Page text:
The AstraZeneca results are sure to prompt debate within the Biden administration about how the shot fits into the U.S. vaccine strategy, if it is authorized. The U.S. government placed an order for 300 million doses at a cost of $1.2 billion last year.
Based on the timeline for other vaccines, emergency clearance appears unlikely before May, when there will be increased supply of three already-authorized vaccines from Moderna, Pfizer-BioNTech and Johnson & Johnson.
Having a fourth would provide the United States insurance against potential manufacturing or supply mishaps involving the three other vaccines, as well as additional options for deploying shots domestically and sending some to other countries that need them. Last week, the Biden administration announced that it would loan 4 million doses of the vaccine to Mexico and Canada.
“I think it’s too early for us to declare that we are in a surplus position . . . but obviously the more we get confidence in our increased supply, the more flexibility that gives us down the road,” whether that involves vaccinating adolescents or sharing the vaccine with other countries, said Andy Slavitt, senior White House adviser on the coronavirus, during a White House news briefing Monday.
It is too soon to know how the AstraZeneca shot would fit into the U.S. vaccine portfolio, said Anthony S. Fauci, director of the National Institute of Allergy and Infectious Diseases.
“The one thing that one can say for sure is that this is good for the world, because it’s a cheap vaccine. It’s got good results,” Fauci said. “They will likely be able to produce enough for a lot of different countries.”
Ruud Dobber, president of AstraZeneca’s biopharmaceuticals business unit, said the day the vaccine is authorized, the company will be ready to deliver 30 million doses to the United States, with a total of 50 million ready during that first month. While the U.S. government will determine how to use the 300 million doses already ordered, Dobber said, he would be “highly surprised” if they are not used to vaccinate Americans.
The Oxford researchers said that an independent monitoring board in the United States “reported no safety concerns among the participants receiving at least one dose of the vaccine.”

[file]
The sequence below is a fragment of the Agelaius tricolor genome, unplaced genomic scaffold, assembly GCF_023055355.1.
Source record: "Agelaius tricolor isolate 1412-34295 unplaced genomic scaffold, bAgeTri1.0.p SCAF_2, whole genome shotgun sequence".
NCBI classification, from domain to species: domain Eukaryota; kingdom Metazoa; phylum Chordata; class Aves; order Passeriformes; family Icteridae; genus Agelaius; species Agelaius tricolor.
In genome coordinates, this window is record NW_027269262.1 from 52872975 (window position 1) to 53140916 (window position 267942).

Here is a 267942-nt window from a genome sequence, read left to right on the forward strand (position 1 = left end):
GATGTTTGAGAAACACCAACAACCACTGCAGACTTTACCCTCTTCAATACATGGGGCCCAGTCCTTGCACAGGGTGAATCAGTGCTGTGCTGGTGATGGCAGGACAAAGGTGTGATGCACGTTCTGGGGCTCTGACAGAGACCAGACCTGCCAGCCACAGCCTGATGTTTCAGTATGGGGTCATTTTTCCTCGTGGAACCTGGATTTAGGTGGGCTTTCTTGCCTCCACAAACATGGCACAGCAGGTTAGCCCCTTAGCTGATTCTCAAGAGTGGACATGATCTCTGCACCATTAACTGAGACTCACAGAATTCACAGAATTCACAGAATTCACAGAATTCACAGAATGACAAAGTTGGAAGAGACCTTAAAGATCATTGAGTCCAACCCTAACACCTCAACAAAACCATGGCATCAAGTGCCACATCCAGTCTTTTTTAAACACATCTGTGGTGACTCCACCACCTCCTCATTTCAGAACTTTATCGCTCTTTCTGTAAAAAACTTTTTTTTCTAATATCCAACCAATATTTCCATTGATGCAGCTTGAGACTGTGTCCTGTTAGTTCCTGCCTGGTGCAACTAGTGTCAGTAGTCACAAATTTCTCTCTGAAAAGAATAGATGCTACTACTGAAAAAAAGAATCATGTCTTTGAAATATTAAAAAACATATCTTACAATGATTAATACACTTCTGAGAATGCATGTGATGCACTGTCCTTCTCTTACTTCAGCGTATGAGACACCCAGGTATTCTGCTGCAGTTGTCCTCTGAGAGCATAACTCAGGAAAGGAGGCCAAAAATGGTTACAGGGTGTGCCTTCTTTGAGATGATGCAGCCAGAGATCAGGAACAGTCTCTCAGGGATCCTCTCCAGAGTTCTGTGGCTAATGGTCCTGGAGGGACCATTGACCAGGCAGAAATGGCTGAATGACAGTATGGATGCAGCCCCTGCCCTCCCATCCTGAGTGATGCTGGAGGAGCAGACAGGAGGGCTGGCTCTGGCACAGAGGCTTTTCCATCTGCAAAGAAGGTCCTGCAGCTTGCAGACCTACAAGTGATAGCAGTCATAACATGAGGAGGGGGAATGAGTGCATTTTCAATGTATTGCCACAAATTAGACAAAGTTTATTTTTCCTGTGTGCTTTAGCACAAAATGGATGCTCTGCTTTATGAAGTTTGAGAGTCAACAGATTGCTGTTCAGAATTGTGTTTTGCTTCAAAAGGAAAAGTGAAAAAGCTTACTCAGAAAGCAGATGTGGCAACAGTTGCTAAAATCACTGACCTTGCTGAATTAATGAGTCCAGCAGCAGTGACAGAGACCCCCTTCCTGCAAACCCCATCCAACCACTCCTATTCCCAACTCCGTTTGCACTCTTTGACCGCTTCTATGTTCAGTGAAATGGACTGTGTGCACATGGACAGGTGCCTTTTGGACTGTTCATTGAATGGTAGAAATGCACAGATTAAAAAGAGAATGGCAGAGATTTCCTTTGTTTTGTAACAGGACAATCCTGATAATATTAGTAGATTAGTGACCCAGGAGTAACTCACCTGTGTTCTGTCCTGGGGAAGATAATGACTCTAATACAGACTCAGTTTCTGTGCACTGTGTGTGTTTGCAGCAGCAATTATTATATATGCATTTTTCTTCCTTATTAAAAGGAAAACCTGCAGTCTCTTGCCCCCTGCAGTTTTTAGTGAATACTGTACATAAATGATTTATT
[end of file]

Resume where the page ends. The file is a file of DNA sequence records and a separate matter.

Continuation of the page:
The Data and Safety Monitoring Board combed through data to look for blood clotting events similar to those that caused the vaccination effort to be suspended last week in many European countries. While the inoculations were restarted after a pause, it undermined confidence in the vaccine in Europe. The independent board found no suggestion that the vaccine carried an increased risk of clotting.
The trials included 32,449 adult participants in all age groups, most of them in the United States. The volunteers received two standard doses of the Oxford-AstraZeneca vaccine, or a placebo, at a four-week interval.
The scientists said the data shows that the vaccine is 79 percent effective against symptomatic covid-19, the disease caused by the coronavirus, and 100 percent effective against severe illness. There were five cases of severe illness in the trial, all in the group that received a placebo.
The vaccine proved just as effective in people older than 65 as it was in younger recipients. The virus has been especially lethal for older adults, and earlier trials of the vaccine were criticized for not recruiting enough older people.
“The data look good. The numbers don’t lie,” said Fauci, who was briefed on the data Sunday.
The results were reported in a pair of brief news releases from the pharmaceutical company and the university scientists, and have not yet been peer-reviewed or published.
The drug company said: “Vaccine efficacy was consistent across ethnicity and age. Notably, in participants aged 65 years and over, vaccine efficacy was 80%.”
The FDA has already given emergency authorization to vaccines from U.S. firms Pfizer, which partnered with German biotech firm BioNTech; Moderna; and Johnson & Johnson.
The Pfizer-BioNTech and Moderna vaccines, which require two doses, have shown more than 90 percent efficacy against symptomatic covid-19. The Pfizer-BioNTech vaccine requires special handling and must be kept at especially cold temperatures in special freezers long term.
The one-shot Johnson & Johnson efficacy rate is 66 percent overall and 72 percent in the United States in preventing moderate to severe cases of covid-19, according to data presented to the FDA.